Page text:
Christopher Booker's Notebook
The battle for the government of England Italians inflamed by incinerator plans Ministers to get dictators' powers
Only now is the realisation dawning that John Prescott's forthcoming referendum on an elected regional assembly for the North-East could presage a mighty earthquake in England's local government.
If the North-East's voters approve his plans on November 4, they will also in effect be voting to abolish 13 district councils and the county councils for Durham and Northumberland, employing 40,000 people.
At a cost which could total hundreds of millions of pounds (Mr Prescott's Office of the Deputy Prime Minister has produced no figures), these local councils would be replaced by just two or three huge and remote "unitary authorities".
Mr Prescott's plan, completing a process that has progressed piecemeal over the past 30 years, is that this should be the prototype for the greatest-ever revolution in England's local government.
Hundreds of district and county councils would disappear, to be replaced by a two-tier system of nine regional governments with, below them, a few dozen "unitaries", administering areas much larger than those now run by district councils.
So stealthily has Mr Prescott's blueprint been taking shape that the first time most of the North-East's 1.9 million voters were aware of it was when they saw the leaflet sent to every household about the referendum. This includes maps showing the 15 councils that will go if voters say Yes to an elected regional assembly.
The first local authority to blow the whistle on these plans was Alnwick district council. Earlier this year, on the initiative of itsleader, John Taylor, the council chose Mr Prescott's scheme as the theme of its annual "state of the district" debate.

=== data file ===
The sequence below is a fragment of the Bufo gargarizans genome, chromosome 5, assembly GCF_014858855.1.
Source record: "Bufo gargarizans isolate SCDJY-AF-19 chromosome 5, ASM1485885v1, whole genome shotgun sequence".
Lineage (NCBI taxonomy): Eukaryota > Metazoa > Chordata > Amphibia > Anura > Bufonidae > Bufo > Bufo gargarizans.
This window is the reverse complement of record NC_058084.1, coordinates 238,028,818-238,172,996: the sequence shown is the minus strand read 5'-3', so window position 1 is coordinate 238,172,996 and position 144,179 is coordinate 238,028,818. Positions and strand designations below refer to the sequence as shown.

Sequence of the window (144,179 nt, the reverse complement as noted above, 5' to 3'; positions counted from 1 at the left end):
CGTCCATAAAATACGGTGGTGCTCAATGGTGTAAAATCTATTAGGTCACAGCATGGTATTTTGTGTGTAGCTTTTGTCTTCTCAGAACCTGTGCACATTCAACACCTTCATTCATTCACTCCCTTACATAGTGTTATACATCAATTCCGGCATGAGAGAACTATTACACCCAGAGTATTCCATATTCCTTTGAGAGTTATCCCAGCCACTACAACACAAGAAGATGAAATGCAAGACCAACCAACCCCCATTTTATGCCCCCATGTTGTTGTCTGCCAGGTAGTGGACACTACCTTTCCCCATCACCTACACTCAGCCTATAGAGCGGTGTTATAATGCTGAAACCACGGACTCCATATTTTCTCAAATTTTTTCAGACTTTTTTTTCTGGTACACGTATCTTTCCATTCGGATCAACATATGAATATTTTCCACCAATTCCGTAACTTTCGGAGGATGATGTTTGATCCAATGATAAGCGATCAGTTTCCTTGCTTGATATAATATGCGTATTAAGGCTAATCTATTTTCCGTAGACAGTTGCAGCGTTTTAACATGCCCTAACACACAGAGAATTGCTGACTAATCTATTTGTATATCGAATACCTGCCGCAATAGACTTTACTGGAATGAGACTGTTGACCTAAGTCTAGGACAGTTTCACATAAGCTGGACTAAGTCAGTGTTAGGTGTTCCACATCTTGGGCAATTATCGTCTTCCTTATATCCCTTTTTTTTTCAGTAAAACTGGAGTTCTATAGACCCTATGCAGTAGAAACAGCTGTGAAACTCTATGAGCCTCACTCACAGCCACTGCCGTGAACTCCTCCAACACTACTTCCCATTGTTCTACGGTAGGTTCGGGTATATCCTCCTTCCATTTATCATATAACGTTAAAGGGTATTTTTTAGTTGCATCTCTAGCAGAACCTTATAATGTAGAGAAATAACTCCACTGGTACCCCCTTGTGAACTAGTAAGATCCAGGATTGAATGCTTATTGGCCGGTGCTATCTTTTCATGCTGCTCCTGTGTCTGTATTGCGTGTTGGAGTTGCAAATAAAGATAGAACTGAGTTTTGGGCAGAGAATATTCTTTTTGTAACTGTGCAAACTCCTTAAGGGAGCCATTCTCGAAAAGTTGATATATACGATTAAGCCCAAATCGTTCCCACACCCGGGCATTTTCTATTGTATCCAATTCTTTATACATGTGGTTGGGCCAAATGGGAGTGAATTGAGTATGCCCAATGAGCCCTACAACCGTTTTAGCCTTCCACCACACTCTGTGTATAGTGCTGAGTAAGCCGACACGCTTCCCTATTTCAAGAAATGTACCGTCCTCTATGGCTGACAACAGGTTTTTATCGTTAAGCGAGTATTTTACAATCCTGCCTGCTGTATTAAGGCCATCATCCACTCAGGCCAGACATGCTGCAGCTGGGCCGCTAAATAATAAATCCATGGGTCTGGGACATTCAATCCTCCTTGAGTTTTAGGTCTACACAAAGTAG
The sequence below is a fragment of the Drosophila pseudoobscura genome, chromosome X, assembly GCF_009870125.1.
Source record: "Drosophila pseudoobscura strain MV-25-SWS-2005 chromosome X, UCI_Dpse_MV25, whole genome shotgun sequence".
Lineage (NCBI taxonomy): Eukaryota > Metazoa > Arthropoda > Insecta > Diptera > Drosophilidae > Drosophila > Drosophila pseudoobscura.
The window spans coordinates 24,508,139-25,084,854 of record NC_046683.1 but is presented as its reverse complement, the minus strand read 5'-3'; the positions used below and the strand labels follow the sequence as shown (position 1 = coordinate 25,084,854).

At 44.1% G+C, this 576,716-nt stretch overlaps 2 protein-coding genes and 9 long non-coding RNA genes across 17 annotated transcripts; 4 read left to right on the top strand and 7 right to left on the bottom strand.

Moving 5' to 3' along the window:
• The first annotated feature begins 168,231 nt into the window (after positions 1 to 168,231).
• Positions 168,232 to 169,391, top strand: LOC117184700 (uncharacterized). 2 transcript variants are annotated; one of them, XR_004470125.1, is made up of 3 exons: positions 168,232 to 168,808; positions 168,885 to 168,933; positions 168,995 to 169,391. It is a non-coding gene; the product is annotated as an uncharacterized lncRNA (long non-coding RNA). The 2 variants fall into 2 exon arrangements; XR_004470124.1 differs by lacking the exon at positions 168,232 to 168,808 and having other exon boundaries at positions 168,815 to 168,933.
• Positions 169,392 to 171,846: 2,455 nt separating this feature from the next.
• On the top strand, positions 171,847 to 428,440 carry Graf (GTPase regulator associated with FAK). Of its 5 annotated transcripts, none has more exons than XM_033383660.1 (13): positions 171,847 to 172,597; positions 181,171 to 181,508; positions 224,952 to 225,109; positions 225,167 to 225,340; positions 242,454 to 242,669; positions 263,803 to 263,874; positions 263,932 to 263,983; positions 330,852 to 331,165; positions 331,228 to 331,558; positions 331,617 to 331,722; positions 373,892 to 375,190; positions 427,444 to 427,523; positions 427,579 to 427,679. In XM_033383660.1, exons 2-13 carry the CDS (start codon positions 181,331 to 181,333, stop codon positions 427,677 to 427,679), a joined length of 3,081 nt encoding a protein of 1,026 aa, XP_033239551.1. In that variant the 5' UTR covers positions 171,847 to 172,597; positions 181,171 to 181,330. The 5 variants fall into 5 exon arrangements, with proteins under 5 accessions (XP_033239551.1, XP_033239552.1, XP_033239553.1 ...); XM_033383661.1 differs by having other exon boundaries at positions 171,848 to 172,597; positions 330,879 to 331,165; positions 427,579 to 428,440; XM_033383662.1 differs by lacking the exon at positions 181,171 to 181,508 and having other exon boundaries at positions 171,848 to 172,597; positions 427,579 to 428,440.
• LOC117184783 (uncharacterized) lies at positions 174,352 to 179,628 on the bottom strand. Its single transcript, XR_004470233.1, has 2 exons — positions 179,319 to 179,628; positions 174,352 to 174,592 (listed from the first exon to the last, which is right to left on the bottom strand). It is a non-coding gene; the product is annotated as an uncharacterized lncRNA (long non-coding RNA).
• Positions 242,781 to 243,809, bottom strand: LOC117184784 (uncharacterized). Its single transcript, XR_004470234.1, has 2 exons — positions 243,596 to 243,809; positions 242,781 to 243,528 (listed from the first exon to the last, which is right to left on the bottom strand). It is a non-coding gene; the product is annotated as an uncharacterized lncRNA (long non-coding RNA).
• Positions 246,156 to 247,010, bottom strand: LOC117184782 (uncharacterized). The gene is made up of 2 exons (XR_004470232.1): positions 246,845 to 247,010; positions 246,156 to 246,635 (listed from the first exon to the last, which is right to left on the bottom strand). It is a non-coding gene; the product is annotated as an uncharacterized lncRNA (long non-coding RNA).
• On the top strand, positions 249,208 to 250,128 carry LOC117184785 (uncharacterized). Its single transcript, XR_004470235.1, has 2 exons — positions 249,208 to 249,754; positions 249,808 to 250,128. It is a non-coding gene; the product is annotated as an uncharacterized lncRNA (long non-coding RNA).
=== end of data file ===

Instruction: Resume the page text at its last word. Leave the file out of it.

Alan Beith, the local Lib Dem MP, and John McCormack, a North-East Labour luminary, argued the case for a Yes vote, opposed by two members of the "North-East No" campaign, Archie Turnbull, a custodian for English Heritage, and Ian Riddell, who runs a local engineering company.
Speakers for both sides deplored the fact that Mr Prescott had linked an elected assembly with the reorganisation of local government, which they argued should have been kept as separate issues.
The linkage was made, it is believed, on the personal insistence of Tony Blair, himself a North-East MP.
Following a victory in the debate by 71 to 25 for the No camp, Alnwick council became the first in the North-East formally to register its opposition to an elected assembly.
Councillor Taylor, an independent, says: "It is vital that, in the short time remaining, people realise what an immense constitutional change is being proposed. We are being asked to vote not just on an elected assembly, but on a completely new system of local government.
The provision of services will be taken away from genuinely local councils, and given to a remote authority which cannot be properly accountable to local people."
In Newcastle last week Mr Prescott's deputy, Nick Raynsford, attended the highest-profile public debate so far in the referendum campaign.
In front of more than 200 people, the debate was led for the Yes camp by Professor John Tomaney, an expert on EU regional government, and for the No side by Neil Herron, the former Sunderland market trader, now director of the North-East No campaign.
Although no vote was taken, after the discussion, in which members of the public, councillors and leaders of local organisations also spoke, Mr Raynsford could have been left in no doubt that persuading voters to back Mr Prescott's plans will be a uphill struggle.
Meanwhile, Mr Prescott's plans were in deeper trouble in Yorkshire and Humberside, when East Yorkshire council last week became the first to pull out of one of his unelected regional assemblies, saying that it was not "giving value for money". Other councils seem set to follow.
Last Sunday, dozens of people, including more than 40 police, were injured during a demonstration in the Italian town of Acerra, near Naples. Its purpose was to protest at the building of a huge incinerator near the town.
In June, demonstrations against plans for another incinerator nearby cut rail links to Reggio di Calabria for four days.